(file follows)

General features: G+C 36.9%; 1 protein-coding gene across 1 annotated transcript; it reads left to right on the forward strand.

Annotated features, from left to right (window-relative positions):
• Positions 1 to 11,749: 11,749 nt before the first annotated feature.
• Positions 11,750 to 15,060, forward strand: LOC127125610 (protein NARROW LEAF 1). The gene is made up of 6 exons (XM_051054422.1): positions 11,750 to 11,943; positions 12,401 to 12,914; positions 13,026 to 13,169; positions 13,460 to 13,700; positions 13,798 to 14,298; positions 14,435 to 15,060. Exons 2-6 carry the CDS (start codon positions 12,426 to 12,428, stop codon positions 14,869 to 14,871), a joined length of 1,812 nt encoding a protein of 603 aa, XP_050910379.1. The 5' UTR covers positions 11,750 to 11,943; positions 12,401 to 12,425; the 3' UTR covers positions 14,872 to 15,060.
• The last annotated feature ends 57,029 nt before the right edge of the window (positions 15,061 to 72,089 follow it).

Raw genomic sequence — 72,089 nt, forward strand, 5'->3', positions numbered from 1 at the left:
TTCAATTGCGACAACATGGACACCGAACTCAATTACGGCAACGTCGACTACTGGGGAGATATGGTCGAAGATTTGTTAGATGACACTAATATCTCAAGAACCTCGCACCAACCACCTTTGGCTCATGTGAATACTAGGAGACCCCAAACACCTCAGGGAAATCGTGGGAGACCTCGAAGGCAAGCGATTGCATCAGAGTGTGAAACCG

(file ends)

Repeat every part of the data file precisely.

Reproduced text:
General features: G+C 36.9%; 1 protein-coding gene across 1 annotated transcript; it reads left to right on the forward strand.

Annotated features, from left to right (window-relative positions):
• Positions 1 to 11,749: 11,749 nt before the first annotated feature.
• Positions 11,750 to 15,060, forward strand: LOC127125610 (protein NARROW LEAF 1). The gene is made up of 6 exons (XM_051054422.1): positions 11,750 to 11,943; positions 12,401 to 12,914; positions 13,026 to 13,169; positions 13,460 to 13,700; positions 13,798 to 14,298; positions 14,435 to 15,060. Exons 2-6 carry the CDS (start codon positions 12,426 to 12,428, stop codon positions 14,869 to 14,871), a joined length of 1,812 nt encoding a protein of 603 aa, XP_050910379.1. The 5' UTR covers positions 11,750 to 11,943; positions 12,401 to 12,425; the 3' UTR covers positions 14,872 to 15,060.
• The last annotated feature ends 57,029 nt before the right edge of the window (positions 15,061 to 72,089 follow it).

Raw genomic sequence — 72,089 nt, forward strand, 5'->3', positions numbered from 1 at the left:
TTCAATTGCGACAACATGGACACCGAACTCAATTACGGCAACGTCGACTACTGGGGAGATATGGTCGAAGATTTGTTAGATGACACTAATATCTCAAGAACCTCGCACCAACCACCTTTGGCTCATGTGAATACTAGGAGACCCCAAACACCTCAGGGAAATCGTGGGAGACCTCGAAGGCAAGCGATTGCATCAGAGTGTGAAACCG